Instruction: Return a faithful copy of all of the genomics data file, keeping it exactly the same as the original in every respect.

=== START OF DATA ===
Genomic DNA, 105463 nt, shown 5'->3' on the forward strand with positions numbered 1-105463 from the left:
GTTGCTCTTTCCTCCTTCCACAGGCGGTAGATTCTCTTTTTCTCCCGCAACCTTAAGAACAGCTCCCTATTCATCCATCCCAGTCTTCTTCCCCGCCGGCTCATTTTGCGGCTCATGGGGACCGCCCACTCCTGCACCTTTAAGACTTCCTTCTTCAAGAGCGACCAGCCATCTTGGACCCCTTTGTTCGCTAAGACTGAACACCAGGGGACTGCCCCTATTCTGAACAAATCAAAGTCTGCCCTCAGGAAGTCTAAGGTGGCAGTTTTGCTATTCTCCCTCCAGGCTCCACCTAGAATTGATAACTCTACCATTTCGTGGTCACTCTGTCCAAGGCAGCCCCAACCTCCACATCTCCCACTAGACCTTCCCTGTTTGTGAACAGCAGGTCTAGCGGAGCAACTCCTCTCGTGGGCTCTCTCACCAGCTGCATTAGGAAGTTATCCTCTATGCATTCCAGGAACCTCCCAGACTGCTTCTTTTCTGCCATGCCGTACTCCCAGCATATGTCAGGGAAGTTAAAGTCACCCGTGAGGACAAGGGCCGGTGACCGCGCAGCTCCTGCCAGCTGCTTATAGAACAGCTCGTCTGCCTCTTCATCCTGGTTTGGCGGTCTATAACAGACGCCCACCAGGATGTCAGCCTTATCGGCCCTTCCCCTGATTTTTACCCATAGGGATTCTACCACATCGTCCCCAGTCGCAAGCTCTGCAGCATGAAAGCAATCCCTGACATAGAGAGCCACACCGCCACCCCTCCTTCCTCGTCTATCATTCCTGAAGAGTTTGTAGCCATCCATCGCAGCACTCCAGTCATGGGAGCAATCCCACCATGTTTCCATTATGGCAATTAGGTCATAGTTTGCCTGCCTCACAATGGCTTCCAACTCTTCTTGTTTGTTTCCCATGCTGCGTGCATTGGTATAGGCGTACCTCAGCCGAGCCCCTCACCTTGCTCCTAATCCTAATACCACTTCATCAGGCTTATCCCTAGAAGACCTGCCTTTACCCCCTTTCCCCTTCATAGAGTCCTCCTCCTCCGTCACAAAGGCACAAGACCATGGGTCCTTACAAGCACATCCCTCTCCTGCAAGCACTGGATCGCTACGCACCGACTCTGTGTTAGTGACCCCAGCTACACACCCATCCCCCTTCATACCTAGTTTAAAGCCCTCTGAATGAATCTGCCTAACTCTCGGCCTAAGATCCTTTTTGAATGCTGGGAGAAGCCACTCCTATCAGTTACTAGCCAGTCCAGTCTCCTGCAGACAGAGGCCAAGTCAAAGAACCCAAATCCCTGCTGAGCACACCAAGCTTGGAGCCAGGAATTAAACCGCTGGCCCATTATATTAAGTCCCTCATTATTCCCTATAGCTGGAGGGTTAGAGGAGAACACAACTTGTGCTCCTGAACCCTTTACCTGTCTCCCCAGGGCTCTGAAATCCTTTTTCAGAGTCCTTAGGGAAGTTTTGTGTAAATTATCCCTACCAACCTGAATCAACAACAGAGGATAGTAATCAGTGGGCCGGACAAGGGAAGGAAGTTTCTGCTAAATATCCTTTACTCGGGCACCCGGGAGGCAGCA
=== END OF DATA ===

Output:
Genomic DNA, 105463 nt, shown 5'->3' on the forward strand with positions numbered 1-105463 from the left:
GTTGCTCTTTCCTCCTTCCACAGGCGGTAGATTCTCTTTTTCTCCCGCAACCTTAAGAACAGCTCCCTATTCATCCATCCCAGTCTTCTTCCCCGCCGGCTCATTTTGCGGCTCATGGGGACCGCCCACTCCTGCACCTTTAAGACTTCCTTCTTCAAGAGCGACCAGCCATCTTGGACCCCTTTGTTCGCTAAGACTGAACACCAGGGGACTGCCCCTATTCTGAACAAATCAAAGTCTGCCCTCAGGAAGTCTAAGGTGGCAGTTTTGCTATTCTCCCTCCAGGCTCCACCTAGAATTGATAACTCTACCATTTCGTGGTCACTCTGTCCAAGGCAGCCCCAACCTCCACATCTCCCACTAGACCTTCCCTGTTTGTGAACAGCAGGTCTAGCGGAGCAACTCCTCTCGTGGGCTCTCTCACCAGCTGCATTAGGAAGTTATCCTCTATGCATTCCAGGAACCTCCCAGACTGCTTCTTTTCTGCCATGCCGTACTCCCAGCATATGTCAGGGAAGTTAAAGTCACCCGTGAGGACAAGGGCCGGTGACCGCGCAGCTCCTGCCAGCTGCTTATAGAACAGCTCGTCTGCCTCTTCATCCTGGTTTGGCGGTCTATAACAGACGCCCACCAGGATGTCAGCCTTATCGGCCCTTCCCCTGATTTTTACCCATAGGGATTCTACCACATCGTCCCCAGTCGCAAGCTCTGCAGCATGAAAGCAATCCCTGACATAGAGAGCCACACCGCCACCCCTCCTTCCTCGTCTATCATTCCTGAAGAGTTTGTAGCCATCCATCGCAGCACTCCAGTCATGGGAGCAATCCCACCATGTTTCCATTATGGCAATTAGGTCATAGTTTGCCTGCCTCACAATGGCTTCCAACTCTTCTTGTTTGTTTCCCATGCTGCGTGCATTGGTATAGGCGTACCTCAGCCGAGCCCCTCACCTTGCTCCTAATCCTAATACCACTTCATCAGGCTTATCCCTAGAAGACCTGCCTTTACCCCCTTTCCCCTTCATAGAGTCCTCCTCCTCCGTCACAAAGGCACAAGACCATGGGTCCTTACAAGCACATCCCTCTCCTGCAAGCACTGGATCGCTACGCACCGACTCTGTGTTAGTGACCCCAGCTACACACCCATCCCCCTTCATACCTAGTTTAAAGCCCTCTGAATGAATCTGCCTAACTCTCGGCCTAAGATCCTTTTTGAATGCTGGGAGAAGCCACTCCTATCAGTTACTAGCCAGTCCAGTCTCCTGCAGACAGAGGCCAAGTCAAAGAACCCAAATCCCTGCTGAGCACACCAAGCTTGGAGCCAGGAATTAAACCGCTGGCCCATTATATTAAGTCCCTCATTATTCCCTATAGCTGGAGGGTTAGAGGAGAACACAACTTGTGCTCCTGAACCCTTTACCTGTCTCCCCAGGGCTCTGAAATCCTTTTTCAGAGTCCTTAGGGAAGTTTTGTGTAAATTATCCCTACCAACCTGAATCAACAACAGAGGATAGTAATCAGTGGGCCGGACAAGGGAAGGAAGTTTCTGCTAAATATCCTTTACTCGGGCACCCGGGAGGCAGCA